A survey was conducted in the Klang Valley where 400 non-Muslim respondents were interviewed via structured questionnaires to gather information on their awareness and attitude towards Halal food products in the Malaysian food market. Descriptive statistic was used to identify the socio-economic/ demographic characteristics and attitudes of the respondents toward the Halal food principles. The results of this study suggest that non-Muslim consumers are aware of the existence of Halal food, Halal principles and the advantages of Halal way in slaughtering the animals. This can be shown by their significant awareness that Halal is not only the way Muslim slaughter their animals but also relates to environmental, sustainability, animal welfare and food safety. In general, various socio-economic/demographic factors such as education level, older generation, those who are more religious and the urban dweller seem to more likely to be aware of the advantages of Halal principles.
Halal products have to undergo before reaching the market. In addition to this, Halal products have to undergo a thorough inspection to ensure a clean and hygienic manufacturing process. Halal values can be popularized among Non-Muslim consumers if the society at large is made to be more aware of issues concerning health, animal rights and safety, the environment, social justice and welfare. Thus the objective of the study explore the underlying determinants that are likely to influencing non-Muslim consumers’ perceptions and attitudes towards Halal concept and Halal food products in India.
Malaysian Standard on Halal Food (MS 1500:2004) incorporates compliance with international standards of Good Manufacturing Practices and Good Hygiene Practices and prescribes practical guidelines for the food industry on the preparation and handling of Halal food (including nutrient supplements) based on quality, sanitary and safety considerations and serves as a basic requirement for food products and food trade or business in Malaysia.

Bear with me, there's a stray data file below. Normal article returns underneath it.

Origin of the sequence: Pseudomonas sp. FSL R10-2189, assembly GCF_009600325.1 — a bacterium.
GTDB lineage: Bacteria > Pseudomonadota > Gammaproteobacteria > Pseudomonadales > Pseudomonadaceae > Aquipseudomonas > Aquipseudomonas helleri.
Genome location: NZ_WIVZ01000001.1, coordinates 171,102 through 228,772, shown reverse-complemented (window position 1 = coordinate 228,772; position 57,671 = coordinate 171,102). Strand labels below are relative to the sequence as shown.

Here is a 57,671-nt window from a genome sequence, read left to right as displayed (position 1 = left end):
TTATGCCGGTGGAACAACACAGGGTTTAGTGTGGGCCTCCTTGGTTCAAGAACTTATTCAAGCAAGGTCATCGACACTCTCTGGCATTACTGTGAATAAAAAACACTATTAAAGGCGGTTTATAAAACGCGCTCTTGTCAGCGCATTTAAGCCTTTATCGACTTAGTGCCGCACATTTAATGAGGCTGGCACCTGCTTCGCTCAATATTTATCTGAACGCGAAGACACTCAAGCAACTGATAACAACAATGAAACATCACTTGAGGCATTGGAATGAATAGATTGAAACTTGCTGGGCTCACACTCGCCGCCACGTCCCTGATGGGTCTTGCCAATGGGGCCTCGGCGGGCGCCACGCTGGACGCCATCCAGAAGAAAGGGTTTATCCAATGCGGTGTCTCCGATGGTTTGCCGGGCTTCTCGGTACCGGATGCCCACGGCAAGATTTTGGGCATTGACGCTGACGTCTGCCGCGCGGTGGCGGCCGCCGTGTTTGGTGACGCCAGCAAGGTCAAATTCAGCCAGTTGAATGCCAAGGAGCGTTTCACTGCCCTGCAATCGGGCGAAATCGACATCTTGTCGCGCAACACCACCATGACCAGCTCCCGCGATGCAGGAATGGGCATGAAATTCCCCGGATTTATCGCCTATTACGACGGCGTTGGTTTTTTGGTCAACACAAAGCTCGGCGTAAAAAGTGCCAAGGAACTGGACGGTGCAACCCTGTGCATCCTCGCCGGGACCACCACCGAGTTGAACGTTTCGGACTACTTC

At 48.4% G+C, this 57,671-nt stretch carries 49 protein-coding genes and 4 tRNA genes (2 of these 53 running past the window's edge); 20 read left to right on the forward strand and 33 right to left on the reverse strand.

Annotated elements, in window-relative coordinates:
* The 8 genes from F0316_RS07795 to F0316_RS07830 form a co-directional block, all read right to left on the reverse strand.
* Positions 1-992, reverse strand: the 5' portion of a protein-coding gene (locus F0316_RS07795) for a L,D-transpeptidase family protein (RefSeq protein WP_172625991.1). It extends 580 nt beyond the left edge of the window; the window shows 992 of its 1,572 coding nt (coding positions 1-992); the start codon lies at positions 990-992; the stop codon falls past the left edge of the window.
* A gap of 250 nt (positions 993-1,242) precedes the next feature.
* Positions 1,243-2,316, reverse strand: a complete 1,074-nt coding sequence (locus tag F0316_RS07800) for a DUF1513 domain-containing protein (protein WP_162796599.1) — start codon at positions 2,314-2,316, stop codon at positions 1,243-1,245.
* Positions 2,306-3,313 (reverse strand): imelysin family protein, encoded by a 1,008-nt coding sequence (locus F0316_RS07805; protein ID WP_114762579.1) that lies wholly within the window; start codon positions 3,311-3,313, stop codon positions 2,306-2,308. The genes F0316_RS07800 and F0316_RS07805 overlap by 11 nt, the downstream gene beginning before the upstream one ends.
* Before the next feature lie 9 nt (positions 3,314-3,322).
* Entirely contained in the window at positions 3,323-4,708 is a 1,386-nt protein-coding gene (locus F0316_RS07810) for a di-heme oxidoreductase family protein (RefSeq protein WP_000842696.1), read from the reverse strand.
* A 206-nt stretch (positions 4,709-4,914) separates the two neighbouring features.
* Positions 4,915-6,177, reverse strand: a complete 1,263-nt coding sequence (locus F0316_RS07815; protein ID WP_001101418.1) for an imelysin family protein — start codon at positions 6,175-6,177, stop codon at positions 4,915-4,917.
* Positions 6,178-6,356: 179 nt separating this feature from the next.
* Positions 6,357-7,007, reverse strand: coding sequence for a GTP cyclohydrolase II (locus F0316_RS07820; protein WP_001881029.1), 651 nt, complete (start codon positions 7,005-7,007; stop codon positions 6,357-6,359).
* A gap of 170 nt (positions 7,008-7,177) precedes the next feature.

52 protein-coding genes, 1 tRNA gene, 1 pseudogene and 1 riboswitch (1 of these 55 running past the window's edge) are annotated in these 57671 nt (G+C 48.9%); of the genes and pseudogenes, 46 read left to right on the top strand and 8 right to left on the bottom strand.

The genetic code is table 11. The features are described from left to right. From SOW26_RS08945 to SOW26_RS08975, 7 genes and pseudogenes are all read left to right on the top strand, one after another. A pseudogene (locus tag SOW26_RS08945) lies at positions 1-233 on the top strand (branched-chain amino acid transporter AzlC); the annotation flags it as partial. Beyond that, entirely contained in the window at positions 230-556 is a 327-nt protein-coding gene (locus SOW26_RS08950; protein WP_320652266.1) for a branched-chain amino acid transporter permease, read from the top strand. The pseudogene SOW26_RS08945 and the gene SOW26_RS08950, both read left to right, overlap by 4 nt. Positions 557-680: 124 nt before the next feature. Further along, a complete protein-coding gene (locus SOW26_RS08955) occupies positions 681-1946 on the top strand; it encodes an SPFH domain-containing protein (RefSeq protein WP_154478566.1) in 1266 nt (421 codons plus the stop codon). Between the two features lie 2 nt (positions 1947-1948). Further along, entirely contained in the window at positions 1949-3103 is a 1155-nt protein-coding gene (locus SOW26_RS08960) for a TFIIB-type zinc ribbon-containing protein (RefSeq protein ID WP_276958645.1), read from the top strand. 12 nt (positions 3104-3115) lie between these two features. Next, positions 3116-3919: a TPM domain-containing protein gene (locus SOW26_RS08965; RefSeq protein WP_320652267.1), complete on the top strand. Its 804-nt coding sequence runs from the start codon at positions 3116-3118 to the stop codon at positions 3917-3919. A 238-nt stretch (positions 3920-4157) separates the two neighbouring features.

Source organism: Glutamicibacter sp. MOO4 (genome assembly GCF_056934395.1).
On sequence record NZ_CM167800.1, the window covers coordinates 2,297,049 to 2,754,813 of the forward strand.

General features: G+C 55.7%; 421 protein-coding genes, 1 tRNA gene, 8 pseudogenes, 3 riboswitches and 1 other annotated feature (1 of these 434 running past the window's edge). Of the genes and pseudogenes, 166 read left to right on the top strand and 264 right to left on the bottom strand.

A survey conducted by Bergeaud-Blackler et al. (French activist and writer) shows that the Halal meat products are chosen by French Muslims not because of religious obligation, but consumers also believe that Halal products were tastier, healthier and the Islamic slaughter method is less painful for the animal. Fundamental problems that arise are the different definitions of Halal food and the different perceptions among Non-Muslim consumers. The Halal food chain is therefore adapting to newly emerging consumer interests like food safety, animal welfare and convenience in cooking and eating. Halal has now become a universal concept. Halal stands not only for just fair business but also for animal welfare, social justice and sustainable environment. It is no longer a concept confined or restricted to the slaughtering of animals for the consumption of Muslims but encompasses products and services of the highest quality that meet the ever increasing awareness and needs of Non-Muslim consumers in a demanding market
The main motive of this article was to show the consuming attitude of Non-Muslims around the world. India has a huge market of food products. Many MNC’s have invested in Indian Food Market. Most of the food products we can find are Non-vegetarian. Therefore, it is important for the consumer to be aware of issues concerning health, animal rights, food safety, environment, social justice and welfare in India. This is the main objective of Halal council of India.